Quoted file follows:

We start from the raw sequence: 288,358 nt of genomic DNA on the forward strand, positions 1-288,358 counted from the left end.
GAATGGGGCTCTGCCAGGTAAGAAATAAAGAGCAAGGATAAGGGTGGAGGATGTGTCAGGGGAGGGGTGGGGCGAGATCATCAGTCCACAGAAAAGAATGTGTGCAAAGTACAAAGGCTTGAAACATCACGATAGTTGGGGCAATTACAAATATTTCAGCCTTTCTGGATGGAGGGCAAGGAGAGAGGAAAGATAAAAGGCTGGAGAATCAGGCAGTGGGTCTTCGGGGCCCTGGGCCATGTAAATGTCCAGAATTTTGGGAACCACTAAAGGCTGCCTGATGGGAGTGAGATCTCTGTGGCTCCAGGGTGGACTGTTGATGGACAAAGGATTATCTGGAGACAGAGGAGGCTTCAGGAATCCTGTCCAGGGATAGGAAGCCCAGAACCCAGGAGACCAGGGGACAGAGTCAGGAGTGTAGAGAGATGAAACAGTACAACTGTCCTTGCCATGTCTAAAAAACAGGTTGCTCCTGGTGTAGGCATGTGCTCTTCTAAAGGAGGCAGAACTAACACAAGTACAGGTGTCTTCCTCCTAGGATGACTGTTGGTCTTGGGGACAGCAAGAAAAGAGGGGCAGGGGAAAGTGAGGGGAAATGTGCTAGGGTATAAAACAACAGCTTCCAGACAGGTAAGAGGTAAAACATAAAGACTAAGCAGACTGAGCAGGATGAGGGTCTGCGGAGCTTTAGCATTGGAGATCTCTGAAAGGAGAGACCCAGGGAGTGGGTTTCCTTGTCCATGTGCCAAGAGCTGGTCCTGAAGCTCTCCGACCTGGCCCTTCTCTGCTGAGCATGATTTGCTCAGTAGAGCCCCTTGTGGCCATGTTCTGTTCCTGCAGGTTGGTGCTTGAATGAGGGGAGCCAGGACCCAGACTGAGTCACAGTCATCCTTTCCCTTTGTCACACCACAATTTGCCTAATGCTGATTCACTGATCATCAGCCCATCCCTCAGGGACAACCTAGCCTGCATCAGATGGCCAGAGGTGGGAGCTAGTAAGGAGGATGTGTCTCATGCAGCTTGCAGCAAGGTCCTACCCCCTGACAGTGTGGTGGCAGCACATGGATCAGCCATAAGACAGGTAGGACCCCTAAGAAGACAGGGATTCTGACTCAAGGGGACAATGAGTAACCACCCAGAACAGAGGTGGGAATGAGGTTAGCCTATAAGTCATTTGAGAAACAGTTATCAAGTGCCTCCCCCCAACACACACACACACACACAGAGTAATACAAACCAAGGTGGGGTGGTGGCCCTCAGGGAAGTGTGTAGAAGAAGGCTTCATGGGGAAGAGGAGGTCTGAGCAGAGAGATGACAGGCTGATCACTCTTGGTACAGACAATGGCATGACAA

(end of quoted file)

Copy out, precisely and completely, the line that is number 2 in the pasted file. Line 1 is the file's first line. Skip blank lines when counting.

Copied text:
GAATGGGGCTCTGCCAGGTAAGAAATAAAGAGCAAGGATAAGGGTGGAGGATGTGTCAGGGGAGGGGTGGGGCGAGATCATCAGTCCACAGAAAAGAATGTGTGCAAAGTACAAAGGCTTGAAACATCACGATAGTTGGGGCAATTACAAATATTTCAGCCTTTCTGGATGGAGGGCAAGGAGAGAGGAAAGATAAAAGGCTGGAGAATCAGGCAGTGGGTCTTCGGGGCCCTGGGCCATGTAAATGTCCAGAATTTTGGGAACCACTAAAGGCTGCCTGATGGGAGTGAGATCTCTGTGGCTCCAGGGTGGACTGTTGATGGACAAAGGATTATCTGGAGACAGAGGAGGCTTCAGGAATCCTGTCCAGGGATAGGAAGCCCAGAACCCAGGAGACCAGGGGACAGAGTCAGGAGTGTAGAGAGATGAAACAGTACAACTGTCCTTGCCATGTCTAAAAAACAGGTTGCTCCTGGTGTAGGCATGTGCTCTTCTAAAGGAGGCAGAACTAACACAAGTACAGGTGTCTTCCTCCTAGGATGACTGTTGGTCTTGGGGACAGCAAGAAAAGAGGGGCAGGGGAAAGTGAGGGGAAATGTGCTAGGGTATAAAACAACAGCTTCCAGACAGGTAAGAGGTAAAACATAAAGACTAAGCAGACTGAGCAGGATGAGGGTCTGCGGAGCTTTAGCATTGGAGATCTCTGAAAGGAGAGACCCAGGGAGTGGGTTTCCTTGTCCATGTGCCAAGAGCTGGTCCTGAAGCTCTCCGACCTGGCCCTTCTCTGCTGAGCATGATTTGCTCAGTAGAGCCCCTTGTGGCCATGTTCTGTTCCTGCAGGTTGGTGCTTGAATGAGGGGAGCCAGGACCCAGACTGAGTCACAGTCATCCTTTCCCTTTGTCACACCACAATTTGCCTAATGCTGATTCACTGATCATCAGCCCATCCCTCAGGGACAACCTAGCCTGCATCAGATGGCCAGAGGTGGGAGCTAGTAAGGAGGATGTGTCTCATGCAGCTTGCAGCAAGGTCCTACCCCCTGACAGTGTGGTGGCAGCACATGGATCAGCCATAAGACAGGTAGGACCCCTAAGAAGACAGGGATTCTGACTCAAGGGGACAATGAGTAACCACCCAGAACAGAGGTGGGAATGAGGTTAGCCTATAAGTCATTTGAGAAACAGTTATCAAGTGCCTCCCCCCAACACACACACACACACACAGAGTAATACAAACCAAGGTGGGGTGGTGGCCCTCAGGGAAGTGTGTAGAAGAAGGCTTCATGGGGAAGAGGAGGTCTGAGCAGAGAGATGACAGGCTGATCACTCTTGGTACAGACAATGGCATGACAA